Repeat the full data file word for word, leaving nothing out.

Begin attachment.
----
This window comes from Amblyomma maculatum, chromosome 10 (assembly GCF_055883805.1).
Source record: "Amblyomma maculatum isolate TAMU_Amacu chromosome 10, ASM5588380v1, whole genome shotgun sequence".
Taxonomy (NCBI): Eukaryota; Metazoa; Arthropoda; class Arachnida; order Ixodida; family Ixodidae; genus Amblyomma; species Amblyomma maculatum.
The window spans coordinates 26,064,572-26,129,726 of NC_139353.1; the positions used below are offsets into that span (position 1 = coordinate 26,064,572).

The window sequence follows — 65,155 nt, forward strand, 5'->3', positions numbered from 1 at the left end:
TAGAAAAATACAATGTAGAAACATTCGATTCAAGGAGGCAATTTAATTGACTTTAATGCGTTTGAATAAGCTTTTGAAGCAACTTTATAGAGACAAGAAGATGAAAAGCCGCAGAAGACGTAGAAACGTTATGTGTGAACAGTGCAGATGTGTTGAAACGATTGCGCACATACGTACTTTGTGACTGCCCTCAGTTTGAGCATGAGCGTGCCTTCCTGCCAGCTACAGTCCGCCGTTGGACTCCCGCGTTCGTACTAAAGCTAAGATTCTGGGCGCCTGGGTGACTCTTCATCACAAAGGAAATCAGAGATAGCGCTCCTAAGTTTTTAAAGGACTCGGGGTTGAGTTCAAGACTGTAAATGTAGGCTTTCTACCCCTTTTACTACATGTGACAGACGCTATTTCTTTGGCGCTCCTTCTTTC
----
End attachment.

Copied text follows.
This window comes from Amblyomma maculatum, chromosome 10 (assembly GCF_055883805.1).
Source record: "Amblyomma maculatum isolate TAMU_Amacu chromosome 10, ASM5588380v1, whole genome shotgun sequence".
Taxonomy (NCBI): Eukaryota; Metazoa; Arthropoda; class Arachnida; order Ixodida; family Ixodidae; genus Amblyomma; species Amblyomma maculatum.
The window spans coordinates 26,064,572-26,129,726 of NC_139353.1; the positions used below are offsets into that span (position 1 = coordinate 26,064,572).

The window sequence follows — 65,155 nt, forward strand, 5'->3', positions numbered from 1 at the left end:
TAGAAAAATACAATGTAGAAACATTCGATTCAAGGAGGCAATTTAATTGACTTTAATGCGTTTGAATAAGCTTTTGAAGCAACTTTATAGAGACAAGAAGATGAAAAGCCGCAGAAGACGTAGAAACGTTATGTGTGAACAGTGCAGATGTGTTGAAACGATTGCGCACATACGTACTTTGTGACTGCCCTCAGTTTGAGCATGAGCGTGCCTTCCTGCCAGCTACAGTCCGCCGTTGGACTCCCGCGTTCGTACTAAAGCTAAGATTCTGGGCGCCTGGGTGACTCTTCATCACAAAGGAAATCAGAGATAGCGCTCCTAAGTTTTTAAAGGACTCGGGGTTGAGTTCAAGACTGTAAATGTAGGCTTTCTACCCCTTTTACTACATGTGACAGACGCTATTTCTTTGGCGCTCCTTCTTTC